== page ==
What are the best-practices for upgrading gems to newer versions?What sort of tips and techniques can save time and headaches?If you don’t have adequate tests, then be ready to do some adequate manual testing.Even if you have lots of tests, you still need to do manual testing if you upgrade a UI library such as to see what got updated.I built this guide based on my real-world experiences over years of gem migrations, including a recent upgrade to Rails 4.1, RSpec 3.0, and Twitter Bootstrap 3.Here’s my favorite reasons for keeping gems relatively current: That being said, recent versions can have new bugs, so it’s best to avoid versions that are unreleased or that haven’t aged at least a few weeks.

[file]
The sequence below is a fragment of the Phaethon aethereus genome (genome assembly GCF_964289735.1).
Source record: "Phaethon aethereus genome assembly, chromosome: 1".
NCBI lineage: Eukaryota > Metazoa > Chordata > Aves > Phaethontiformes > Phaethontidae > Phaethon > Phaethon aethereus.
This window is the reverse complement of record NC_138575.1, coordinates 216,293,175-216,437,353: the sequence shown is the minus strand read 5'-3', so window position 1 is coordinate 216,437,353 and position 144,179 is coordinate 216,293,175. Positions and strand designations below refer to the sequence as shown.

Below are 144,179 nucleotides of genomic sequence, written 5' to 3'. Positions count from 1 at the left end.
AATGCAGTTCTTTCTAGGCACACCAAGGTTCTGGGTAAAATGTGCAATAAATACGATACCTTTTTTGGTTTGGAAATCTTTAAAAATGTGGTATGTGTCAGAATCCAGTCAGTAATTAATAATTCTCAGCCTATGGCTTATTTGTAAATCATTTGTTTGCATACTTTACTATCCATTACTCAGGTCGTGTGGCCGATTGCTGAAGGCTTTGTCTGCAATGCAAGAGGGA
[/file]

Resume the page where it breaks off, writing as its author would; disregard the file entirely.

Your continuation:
Here’s an example of the syntax to specify the very-latest version of a gem (the tip of the master branch): Sometimes what you need is something less than the most current version, or a specific branch, or a fork of the gem. If you’ve never done this, it’s a very worthwhile thing to try out, and it’s easy!Unless you have a good reason, don’t lock a gem to a specific version as that makes updating gems more difficult.In general, consider only locking the major Rails gems, such as rails, RSpec, and bootstrap-sass, as these are the ones that will likely have more involved upgrades. It’s not necessary to introduce the added complexity of the test accelerators when doing major library updates. Naturally, it’s an iterative process to get tests passing when updating gems. You can try updating the gems one by one until you get a test failure.Here’s an example of a fork and commit of the zeus-parallel_tests gem that loosened a gem dependency.You should typically prefer a rubygems version of a gem rather than a github version.